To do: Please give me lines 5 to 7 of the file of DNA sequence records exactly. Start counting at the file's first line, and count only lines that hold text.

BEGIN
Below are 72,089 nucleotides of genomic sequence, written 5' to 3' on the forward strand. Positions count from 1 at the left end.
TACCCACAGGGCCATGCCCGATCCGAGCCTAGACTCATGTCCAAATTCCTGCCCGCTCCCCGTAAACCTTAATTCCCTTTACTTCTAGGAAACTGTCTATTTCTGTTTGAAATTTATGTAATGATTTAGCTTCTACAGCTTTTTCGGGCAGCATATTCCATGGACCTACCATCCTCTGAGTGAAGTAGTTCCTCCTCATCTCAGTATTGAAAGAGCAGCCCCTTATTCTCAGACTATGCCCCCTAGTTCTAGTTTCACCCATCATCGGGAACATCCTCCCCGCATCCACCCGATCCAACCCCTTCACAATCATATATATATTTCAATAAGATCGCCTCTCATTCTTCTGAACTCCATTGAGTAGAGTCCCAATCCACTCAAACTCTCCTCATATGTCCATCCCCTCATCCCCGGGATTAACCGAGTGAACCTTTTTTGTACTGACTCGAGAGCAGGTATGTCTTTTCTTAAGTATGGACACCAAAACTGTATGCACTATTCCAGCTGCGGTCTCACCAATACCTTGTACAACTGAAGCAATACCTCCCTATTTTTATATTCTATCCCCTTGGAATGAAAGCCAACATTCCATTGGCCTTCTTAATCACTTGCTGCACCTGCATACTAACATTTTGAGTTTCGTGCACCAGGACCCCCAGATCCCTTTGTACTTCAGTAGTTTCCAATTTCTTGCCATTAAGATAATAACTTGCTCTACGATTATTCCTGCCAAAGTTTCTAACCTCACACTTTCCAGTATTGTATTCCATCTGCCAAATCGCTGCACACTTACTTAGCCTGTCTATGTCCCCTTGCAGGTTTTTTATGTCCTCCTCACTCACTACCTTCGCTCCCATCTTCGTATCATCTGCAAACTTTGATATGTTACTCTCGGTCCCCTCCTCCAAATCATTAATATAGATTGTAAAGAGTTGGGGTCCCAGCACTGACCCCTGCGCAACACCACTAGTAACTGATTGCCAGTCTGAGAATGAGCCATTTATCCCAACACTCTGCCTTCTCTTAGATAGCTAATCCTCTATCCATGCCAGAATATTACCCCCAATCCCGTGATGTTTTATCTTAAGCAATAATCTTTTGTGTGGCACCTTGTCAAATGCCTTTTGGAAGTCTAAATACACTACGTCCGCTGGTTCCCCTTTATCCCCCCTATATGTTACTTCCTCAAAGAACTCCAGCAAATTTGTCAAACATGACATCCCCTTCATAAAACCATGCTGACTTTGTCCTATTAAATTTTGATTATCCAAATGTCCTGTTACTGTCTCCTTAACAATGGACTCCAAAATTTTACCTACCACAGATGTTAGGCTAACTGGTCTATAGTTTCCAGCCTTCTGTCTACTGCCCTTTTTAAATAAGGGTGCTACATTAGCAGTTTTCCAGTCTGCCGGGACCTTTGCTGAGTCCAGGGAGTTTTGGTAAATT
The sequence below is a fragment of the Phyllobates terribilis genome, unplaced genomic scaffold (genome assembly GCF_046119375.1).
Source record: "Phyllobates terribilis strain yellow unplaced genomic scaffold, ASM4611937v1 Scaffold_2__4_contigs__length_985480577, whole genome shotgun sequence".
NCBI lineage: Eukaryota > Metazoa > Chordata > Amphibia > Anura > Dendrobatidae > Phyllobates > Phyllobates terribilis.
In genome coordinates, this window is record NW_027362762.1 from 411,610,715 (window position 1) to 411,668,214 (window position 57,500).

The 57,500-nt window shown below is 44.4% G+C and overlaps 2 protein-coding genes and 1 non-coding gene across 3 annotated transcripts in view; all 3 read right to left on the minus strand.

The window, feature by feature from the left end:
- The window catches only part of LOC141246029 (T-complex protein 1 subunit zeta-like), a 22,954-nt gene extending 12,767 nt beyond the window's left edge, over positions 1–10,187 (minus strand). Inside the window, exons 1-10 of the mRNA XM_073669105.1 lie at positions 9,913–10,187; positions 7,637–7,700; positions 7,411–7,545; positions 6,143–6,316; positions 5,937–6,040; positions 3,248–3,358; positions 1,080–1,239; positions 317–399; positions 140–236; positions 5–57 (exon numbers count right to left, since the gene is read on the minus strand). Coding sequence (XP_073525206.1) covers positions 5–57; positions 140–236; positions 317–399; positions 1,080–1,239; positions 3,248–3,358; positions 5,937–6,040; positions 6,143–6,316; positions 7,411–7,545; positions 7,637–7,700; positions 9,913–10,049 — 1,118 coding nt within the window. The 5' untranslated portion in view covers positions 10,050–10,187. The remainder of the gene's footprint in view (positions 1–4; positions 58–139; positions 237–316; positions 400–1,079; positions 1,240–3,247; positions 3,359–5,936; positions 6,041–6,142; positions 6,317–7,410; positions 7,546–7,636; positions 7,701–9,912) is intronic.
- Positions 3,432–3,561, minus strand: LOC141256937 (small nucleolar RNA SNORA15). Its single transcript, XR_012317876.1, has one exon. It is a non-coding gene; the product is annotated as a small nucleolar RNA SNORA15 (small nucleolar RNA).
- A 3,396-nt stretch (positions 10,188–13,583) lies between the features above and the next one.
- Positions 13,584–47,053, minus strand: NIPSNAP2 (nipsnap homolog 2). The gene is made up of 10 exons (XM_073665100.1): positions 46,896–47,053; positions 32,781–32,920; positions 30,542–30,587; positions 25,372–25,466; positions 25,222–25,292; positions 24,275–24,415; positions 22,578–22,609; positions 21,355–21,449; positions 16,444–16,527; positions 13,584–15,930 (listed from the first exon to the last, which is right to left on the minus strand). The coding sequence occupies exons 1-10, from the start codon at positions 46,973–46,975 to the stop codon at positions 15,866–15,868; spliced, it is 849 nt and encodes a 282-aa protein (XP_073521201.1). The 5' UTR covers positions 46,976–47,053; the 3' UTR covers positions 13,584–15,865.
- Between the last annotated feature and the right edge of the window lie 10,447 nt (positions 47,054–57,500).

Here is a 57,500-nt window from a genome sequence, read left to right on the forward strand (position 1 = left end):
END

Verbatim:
NCBI lineage: Eukaryota > Metazoa > Chordata > Amphibia > Anura > Dendrobatidae > Phyllobates > Phyllobates terribilis.
In genome coordinates, this window is record NW_027362762.1 from 411,610,715 (window position 1) to 411,668,214 (window position 57,500).

The 57,500-nt window shown below is 44.4% G+C and overlaps 2 protein-coding genes and 1 non-coding gene across 3 annotated transcripts in view; all 3 read right to left on the minus strand.